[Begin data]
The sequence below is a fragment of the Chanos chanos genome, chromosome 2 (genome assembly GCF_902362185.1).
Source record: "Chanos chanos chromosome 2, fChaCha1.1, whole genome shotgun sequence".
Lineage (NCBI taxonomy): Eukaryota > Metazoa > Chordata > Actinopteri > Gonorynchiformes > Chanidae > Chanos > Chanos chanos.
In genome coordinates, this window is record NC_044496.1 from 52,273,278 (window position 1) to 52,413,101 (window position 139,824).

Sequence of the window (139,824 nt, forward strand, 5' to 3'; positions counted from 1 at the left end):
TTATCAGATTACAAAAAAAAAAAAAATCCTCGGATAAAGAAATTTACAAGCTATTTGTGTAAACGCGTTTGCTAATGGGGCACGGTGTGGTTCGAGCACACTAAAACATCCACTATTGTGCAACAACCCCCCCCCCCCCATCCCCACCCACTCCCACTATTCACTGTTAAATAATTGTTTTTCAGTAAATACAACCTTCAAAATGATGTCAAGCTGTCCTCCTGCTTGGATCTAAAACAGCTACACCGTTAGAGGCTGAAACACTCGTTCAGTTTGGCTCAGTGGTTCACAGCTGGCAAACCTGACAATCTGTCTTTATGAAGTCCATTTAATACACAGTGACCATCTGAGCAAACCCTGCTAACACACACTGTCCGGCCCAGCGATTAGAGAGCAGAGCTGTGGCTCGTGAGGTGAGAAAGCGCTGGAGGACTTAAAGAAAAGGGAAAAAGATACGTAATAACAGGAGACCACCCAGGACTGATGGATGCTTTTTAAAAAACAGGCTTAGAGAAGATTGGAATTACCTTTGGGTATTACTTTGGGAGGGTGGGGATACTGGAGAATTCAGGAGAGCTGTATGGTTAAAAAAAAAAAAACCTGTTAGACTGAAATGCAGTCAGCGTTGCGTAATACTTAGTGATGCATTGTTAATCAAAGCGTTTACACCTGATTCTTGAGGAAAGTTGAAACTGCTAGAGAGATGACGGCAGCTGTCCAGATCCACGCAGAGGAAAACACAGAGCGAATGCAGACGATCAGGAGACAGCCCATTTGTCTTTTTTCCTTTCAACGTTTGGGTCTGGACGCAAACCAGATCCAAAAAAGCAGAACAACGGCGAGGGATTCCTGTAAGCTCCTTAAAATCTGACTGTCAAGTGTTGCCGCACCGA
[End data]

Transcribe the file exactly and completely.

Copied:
The sequence below is a fragment of the Chanos chanos genome, chromosome 2 (genome assembly GCF_902362185.1).
Source record: "Chanos chanos chromosome 2, fChaCha1.1, whole genome shotgun sequence".
Lineage (NCBI taxonomy): Eukaryota > Metazoa > Chordata > Actinopteri > Gonorynchiformes > Chanidae > Chanos > Chanos chanos.
In genome coordinates, this window is record NC_044496.1 from 52,273,278 (window position 1) to 52,413,101 (window position 139,824).

Sequence of the window (139,824 nt, forward strand, 5' to 3'; positions counted from 1 at the left end):
TTATCAGATTACAAAAAAAAAAAAAATCCTCGGATAAAGAAATTTACAAGCTATTTGTGTAAACGCGTTTGCTAATGGGGCACGGTGTGGTTCGAGCACACTAAAACATCCACTATTGTGCAACAACCCCCCCCCCCCCATCCCCACCCACTCCCACTATTCACTGTTAAATAATTGTTTTTCAGTAAATACAACCTTCAAAATGATGTCAAGCTGTCCTCCTGCTTGGATCTAAAACAGCTACACCGTTAGAGGCTGAAACACTCGTTCAGTTTGGCTCAGTGGTTCACAGCTGGCAAACCTGACAATCTGTCTTTATGAAGTCCATTTAATACACAGTGACCATCTGAGCAAACCCTGCTAACACACACTGTCCGGCCCAGCGATTAGAGAGCAGAGCTGTGGCTCGTGAGGTGAGAAAGCGCTGGAGGACTTAAAGAAAAGGGAAAAAGATACGTAATAACAGGAGACCACCCAGGACTGATGGATGCTTTTTAAAAAACAGGCTTAGAGAAGATTGGAATTACCTTTGGGTATTACTTTGGGAGGGTGGGGATACTGGAGAATTCAGGAGAGCTGTATGGTTAAAAAAAAAAAAACCTGTTAGACTGAAATGCAGTCAGCGTTGCGTAATACTTAGTGATGCATTGTTAATCAAAGCGTTTACACCTGATTCTTGAGGAAAGTTGAAACTGCTAGAGAGATGACGGCAGCTGTCCAGATCCACGCAGAGGAAAACACAGAGCGAATGCAGACGATCAGGAGACAGCCCATTTGTCTTTTTTCCTTTCAACGTTTGGGTCTGGACGCAAACCAGATCCAAAAAAGCAGAACAACGGCGAGGGATTCCTGTAAGCTCCTTAAAATCTGACTGTCAAGTGTTGCCGCACCGA